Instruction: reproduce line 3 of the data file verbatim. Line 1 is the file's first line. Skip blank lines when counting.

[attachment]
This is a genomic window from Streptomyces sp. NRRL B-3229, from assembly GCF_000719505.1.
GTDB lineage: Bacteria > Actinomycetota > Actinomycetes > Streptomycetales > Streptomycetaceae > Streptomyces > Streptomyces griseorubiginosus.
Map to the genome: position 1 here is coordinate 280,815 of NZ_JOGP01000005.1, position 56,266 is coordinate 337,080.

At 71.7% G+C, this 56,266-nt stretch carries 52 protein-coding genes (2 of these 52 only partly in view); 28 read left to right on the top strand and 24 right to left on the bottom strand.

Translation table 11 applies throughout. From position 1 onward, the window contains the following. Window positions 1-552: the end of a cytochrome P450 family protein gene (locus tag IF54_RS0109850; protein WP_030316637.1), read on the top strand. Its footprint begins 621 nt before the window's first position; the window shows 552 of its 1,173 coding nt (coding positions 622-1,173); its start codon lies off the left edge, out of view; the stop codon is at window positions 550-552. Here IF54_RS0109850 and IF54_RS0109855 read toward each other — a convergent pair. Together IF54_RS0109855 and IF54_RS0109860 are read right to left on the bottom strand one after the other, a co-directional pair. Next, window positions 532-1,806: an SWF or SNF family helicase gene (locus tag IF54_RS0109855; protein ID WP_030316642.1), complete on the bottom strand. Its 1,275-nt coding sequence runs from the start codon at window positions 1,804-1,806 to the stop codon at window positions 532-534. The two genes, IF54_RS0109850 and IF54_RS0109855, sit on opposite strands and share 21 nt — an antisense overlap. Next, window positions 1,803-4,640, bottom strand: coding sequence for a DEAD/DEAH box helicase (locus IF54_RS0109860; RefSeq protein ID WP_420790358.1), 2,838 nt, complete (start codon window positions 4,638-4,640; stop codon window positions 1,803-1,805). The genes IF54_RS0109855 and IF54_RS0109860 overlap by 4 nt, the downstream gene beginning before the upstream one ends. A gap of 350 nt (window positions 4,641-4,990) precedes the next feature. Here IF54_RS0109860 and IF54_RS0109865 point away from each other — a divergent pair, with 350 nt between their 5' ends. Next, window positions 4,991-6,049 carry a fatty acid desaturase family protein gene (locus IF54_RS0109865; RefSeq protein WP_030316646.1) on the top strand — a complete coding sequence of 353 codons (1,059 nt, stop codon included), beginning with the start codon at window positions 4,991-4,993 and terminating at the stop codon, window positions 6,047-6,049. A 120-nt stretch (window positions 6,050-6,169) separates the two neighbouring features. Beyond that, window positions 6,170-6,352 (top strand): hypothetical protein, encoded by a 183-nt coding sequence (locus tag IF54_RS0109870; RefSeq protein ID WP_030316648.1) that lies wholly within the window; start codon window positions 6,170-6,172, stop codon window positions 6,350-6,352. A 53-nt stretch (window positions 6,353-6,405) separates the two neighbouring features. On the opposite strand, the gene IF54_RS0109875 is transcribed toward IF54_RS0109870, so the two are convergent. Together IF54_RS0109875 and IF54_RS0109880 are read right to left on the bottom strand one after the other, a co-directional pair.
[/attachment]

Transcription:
Map to the genome: position 1 here is coordinate 280,815 of NZ_JOGP01000005.1, position 56,266 is coordinate 337,080.